Clarke and Thomas organized the book into three parts with sixteen contributing writers. While each part has a have a common thread in relationship to global blackness in a non-linear space, they focus on the following: diasporic movements; geographics of racial belongings; and the legitimacy of popular blackness (10). I found it interesting with all the narratives between transnationalism and the African Diaspora, racial and global politics, and the production...
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...is during the interview between Jensen and Campt. Jensen asked Campt, “Do you feel that you’re black?” (103).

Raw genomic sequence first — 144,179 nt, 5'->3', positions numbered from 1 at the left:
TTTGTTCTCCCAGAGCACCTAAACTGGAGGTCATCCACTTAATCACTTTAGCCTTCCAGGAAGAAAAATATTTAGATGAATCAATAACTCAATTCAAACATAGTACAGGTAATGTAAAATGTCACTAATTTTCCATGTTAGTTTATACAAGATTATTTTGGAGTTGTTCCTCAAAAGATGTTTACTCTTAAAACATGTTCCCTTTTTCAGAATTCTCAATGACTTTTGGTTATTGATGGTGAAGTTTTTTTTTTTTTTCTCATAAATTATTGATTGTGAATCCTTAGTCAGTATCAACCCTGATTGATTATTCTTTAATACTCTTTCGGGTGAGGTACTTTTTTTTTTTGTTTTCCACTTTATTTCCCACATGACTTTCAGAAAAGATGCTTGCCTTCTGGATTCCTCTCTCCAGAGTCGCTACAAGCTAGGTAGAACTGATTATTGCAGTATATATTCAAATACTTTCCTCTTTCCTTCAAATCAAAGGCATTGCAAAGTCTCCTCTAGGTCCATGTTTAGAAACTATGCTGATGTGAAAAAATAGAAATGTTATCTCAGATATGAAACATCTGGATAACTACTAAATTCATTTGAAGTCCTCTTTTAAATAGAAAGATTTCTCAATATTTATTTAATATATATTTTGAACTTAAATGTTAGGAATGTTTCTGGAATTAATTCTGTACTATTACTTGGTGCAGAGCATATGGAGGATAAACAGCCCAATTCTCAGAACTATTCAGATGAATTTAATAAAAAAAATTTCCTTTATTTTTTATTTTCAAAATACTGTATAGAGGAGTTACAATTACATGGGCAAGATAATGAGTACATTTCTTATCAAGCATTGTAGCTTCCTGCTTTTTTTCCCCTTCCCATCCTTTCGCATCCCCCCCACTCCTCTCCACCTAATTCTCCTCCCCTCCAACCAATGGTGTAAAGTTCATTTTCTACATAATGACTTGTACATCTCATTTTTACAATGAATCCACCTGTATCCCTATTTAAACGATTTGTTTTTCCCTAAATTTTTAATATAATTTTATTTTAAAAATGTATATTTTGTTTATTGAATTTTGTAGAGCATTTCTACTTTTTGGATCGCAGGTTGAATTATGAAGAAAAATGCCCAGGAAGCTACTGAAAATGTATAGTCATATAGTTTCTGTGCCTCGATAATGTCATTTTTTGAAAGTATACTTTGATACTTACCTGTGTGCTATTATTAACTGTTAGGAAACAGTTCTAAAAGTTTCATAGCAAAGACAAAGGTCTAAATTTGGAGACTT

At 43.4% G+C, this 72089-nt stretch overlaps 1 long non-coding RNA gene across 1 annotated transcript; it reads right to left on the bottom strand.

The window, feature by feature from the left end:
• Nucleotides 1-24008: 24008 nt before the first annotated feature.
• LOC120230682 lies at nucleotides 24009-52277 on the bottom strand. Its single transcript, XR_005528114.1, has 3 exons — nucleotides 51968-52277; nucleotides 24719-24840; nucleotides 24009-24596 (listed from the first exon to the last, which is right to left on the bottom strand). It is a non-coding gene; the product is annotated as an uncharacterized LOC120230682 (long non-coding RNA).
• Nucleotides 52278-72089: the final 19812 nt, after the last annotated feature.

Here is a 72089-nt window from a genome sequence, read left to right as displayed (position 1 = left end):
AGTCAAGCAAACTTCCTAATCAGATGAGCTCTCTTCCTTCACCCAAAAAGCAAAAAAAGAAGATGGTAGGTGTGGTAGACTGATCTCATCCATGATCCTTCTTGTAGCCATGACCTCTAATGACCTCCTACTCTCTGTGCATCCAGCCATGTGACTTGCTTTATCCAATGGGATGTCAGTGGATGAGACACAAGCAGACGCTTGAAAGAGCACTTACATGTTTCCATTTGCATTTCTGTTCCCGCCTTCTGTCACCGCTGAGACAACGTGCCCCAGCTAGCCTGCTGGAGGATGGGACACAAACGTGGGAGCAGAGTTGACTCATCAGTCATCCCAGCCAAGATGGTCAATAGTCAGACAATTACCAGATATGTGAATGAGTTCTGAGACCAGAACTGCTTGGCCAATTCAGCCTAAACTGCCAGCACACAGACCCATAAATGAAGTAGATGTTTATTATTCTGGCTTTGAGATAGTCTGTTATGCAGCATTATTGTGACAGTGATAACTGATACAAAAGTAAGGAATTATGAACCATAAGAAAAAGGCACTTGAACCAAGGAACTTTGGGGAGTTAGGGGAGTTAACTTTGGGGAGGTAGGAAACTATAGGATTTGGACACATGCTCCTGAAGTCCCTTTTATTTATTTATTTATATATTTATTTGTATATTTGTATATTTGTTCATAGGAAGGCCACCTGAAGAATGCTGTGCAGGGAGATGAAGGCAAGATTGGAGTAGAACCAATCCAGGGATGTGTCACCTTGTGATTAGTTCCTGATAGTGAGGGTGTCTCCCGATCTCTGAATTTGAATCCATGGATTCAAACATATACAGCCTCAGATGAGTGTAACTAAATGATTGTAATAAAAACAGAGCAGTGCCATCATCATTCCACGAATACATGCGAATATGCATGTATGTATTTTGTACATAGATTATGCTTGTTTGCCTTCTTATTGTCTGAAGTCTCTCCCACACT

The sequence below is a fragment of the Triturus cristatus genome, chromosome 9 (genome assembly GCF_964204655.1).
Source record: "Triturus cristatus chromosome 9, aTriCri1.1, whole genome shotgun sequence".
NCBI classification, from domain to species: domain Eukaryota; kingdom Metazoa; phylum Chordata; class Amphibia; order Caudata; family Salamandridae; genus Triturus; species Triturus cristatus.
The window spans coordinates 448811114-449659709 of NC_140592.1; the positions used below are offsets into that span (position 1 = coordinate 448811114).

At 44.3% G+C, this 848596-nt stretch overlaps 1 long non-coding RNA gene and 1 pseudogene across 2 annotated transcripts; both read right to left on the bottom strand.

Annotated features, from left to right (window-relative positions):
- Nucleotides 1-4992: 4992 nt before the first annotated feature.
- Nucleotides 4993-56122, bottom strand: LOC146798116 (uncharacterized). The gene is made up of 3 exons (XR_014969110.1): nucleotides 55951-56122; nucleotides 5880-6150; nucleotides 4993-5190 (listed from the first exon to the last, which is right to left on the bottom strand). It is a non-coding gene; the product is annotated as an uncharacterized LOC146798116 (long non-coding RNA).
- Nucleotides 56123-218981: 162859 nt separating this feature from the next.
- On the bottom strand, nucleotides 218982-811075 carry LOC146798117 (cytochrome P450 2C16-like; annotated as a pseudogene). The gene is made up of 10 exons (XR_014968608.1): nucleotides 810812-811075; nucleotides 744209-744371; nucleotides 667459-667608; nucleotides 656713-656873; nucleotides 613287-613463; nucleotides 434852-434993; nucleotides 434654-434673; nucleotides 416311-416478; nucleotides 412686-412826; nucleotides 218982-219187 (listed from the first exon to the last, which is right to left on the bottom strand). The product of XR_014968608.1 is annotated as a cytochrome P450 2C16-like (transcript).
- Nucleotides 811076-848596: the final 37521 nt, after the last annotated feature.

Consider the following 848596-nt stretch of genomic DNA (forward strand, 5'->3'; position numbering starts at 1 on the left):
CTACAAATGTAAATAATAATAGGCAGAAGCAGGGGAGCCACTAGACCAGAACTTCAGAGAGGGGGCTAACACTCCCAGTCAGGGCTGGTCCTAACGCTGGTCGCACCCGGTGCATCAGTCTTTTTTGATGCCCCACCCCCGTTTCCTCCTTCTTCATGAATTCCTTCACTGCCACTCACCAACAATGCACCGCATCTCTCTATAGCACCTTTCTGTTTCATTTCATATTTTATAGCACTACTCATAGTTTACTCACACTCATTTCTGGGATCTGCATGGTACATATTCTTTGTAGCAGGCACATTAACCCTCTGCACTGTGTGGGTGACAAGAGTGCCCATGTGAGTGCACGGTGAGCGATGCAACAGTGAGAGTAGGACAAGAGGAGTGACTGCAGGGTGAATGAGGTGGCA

There is no one answer to what it feels like to be black no more than what does it feels like to be white. The issue is there are racial, geographical, and political differences between black communities. I appreciate the editors and the two writers awareness of the intersectionalties of black identity in national and social contexts, which is not always transparent. Even though the transnational experience of living blackness may be similar, we have to consider the differences and not only look to the Western social prejudices. There are different historical narratives and traversities in how transformation of the cultural production of blackness is interpreted. Not all black people can identify with the African Diaspora. I ask again, how do you make gray?
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